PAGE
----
Responsibility You Can’t Refuse

Posted in "Responsibility You Can't Refuse" (Week Three) on April 27, 2011 by John R. Kitch

"Michael Corleone" (Al Pacino, left) discusses business with his father "Vito Corleone" (Marlon Brando, right) in a scene from "The Godfather".

No matter how bad things seem to be in my life, whatever troubles are bothering me or challenging the concentration on my studies, I am always assured of one comfort that is constantly in existence. That is the knowledge that I have a good family. Since the day I was born, I have had the best support group that anyone could ask for. A grand tradition in my family, on both sides, has always been the respect for family. My family supports its members, and promotes their individualism, but in return it is our duty to serve the family and maintain its well-being when asked to do so. In my opinion, it is not an unreasonable demand. If my father said he needed some of my bone marrow to keep him alive, it would be the least I could do after all that he has done for me (that includes his paying for the majority of my college tuition).

However, we sometimes feel that we are thrown into unfair obligations when our family is in a crisis. In August 2007, my grandfather (Dad’s dad) died after years of diabetes and complications of the heart. It didn’t help that he smoked cigarettes religiously and maintained a poor diet. Years of hard work, when he received a great number of injuries, had also taken their toll. But, he was known to be a die-hard, which gave his death an odd quality of surprise. While working on grain elevators, Grandpa had a drill shoved through his chest in an accident. It barely missed his heart. While working the same occupation, his arms were severely burned. As a rancher, he had been thrown off of horses and kicked by cattle. In his later years, he survived numerous heart attacks and strokes and still got out of the hospital bed to return to work. Grandpa had that legendary quality of Don Vito Corleone, living a dangerous life and cheating death just to return home and keep business running as usual. But, alas, even the Don dies someday.

In Francis Ford Coppola’s hit “The Godfather”, the true, core drama of the story is not so much about Vito (master method actor Marlon Brando) trying to survive. Although his character is greatly important, he serves more as an idea and has very little screen time. The real plot focuses on Vito’s youngest son, Michael (a baby-faced Al Pacino) and about the responsibilities that are thrust upon him after Vito is gunned-down in the street and bed-ridden. Michael’s older brother, Santino (James Caan), is a non-thinking hot-head. The next son, Frederico (John Cazale), is cowardly and weak. Their adoptive brother, Tom Hagen (the cast keeps getting better with Robert Duvall), although smart, is cautious and prefers to talk rather than fight. Michael is the family’s last hope, and he is forced to meet the challenges that the Corleones face. He becomes the new Don when Santino is murdered and Vito finally dies of old age.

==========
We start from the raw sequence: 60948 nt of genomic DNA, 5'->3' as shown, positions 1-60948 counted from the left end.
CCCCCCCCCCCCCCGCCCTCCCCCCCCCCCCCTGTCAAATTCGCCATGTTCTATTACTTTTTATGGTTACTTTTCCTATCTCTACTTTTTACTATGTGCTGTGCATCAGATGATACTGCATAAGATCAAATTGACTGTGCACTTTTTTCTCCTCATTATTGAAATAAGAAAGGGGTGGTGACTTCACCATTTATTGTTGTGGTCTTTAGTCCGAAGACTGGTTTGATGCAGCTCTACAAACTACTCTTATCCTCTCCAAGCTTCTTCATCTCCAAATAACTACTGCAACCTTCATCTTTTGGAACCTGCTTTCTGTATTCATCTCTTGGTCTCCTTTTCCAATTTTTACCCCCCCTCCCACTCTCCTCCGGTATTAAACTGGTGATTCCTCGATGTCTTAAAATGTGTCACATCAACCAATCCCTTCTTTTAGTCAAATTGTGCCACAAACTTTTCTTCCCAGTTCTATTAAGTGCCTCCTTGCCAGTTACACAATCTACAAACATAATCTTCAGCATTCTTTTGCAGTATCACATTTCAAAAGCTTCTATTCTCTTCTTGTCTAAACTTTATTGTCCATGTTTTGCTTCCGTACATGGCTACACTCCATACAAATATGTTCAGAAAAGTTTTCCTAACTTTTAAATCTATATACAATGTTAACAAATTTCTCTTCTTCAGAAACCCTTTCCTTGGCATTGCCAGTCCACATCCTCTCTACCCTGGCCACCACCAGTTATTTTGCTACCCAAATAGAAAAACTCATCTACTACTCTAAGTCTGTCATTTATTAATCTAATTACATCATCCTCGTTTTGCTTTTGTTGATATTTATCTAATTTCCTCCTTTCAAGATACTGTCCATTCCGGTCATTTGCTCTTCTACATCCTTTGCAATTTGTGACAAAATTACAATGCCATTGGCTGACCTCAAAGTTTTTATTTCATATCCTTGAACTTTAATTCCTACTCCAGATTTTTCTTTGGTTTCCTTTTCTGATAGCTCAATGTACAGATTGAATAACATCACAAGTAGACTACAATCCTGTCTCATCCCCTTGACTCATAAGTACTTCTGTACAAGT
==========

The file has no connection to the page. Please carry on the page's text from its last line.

Just as Michael Corleone took his father’s place as Don in “The Godfather”, Dad had to take care of unfinished business for Grandpa when he passed. At the time, Grandpa had a herd of cattle and paid rent for a house and land to graze them on. After the funeral, Dad had the stressful task of seeing that the cattle were properly sold off and that all loose-ends of the rent were settled. The hardest part was paying off unanswered debts and getting Grandma successfully moved off of the property and into a different place.

All of us, especially Dad, knew that the responsibility was there and waiting. I’m sure I will go through a similar trial when my parents depart, but I will gladly accept the responsibility of seeing my family through it when those days arrive. It is the favor I shall return. After all, my family made me an offer I couldn’t refuse: a happy life.

“The Godfather” and all images from it are property of Paramount Pictures.

Used image from: http://www.gonemovies.com/www/topfilms/godfather/GodfatherPacinoBrando.asp

Don’t Look Down, Don’t Look Back

Posted in "Don't Look Down Don't Look Back" (Week Two) on April 20, 2011 by John R. Kitch

"Johnny Ferguson" (James Stewart) discovers his fear of heights in the opening scene from "Vertigo".

Humans are perhaps the most flawed creatures on the face of the Earth. All people, of any age or background, are conquered by fears and memories. They let the smallest of obstacles paralyze them and they refuse to forget every wrong ever done to them. People often do drastic things to face their fears, or try to “go back in time” and recreate a moment to find a redemption from the past.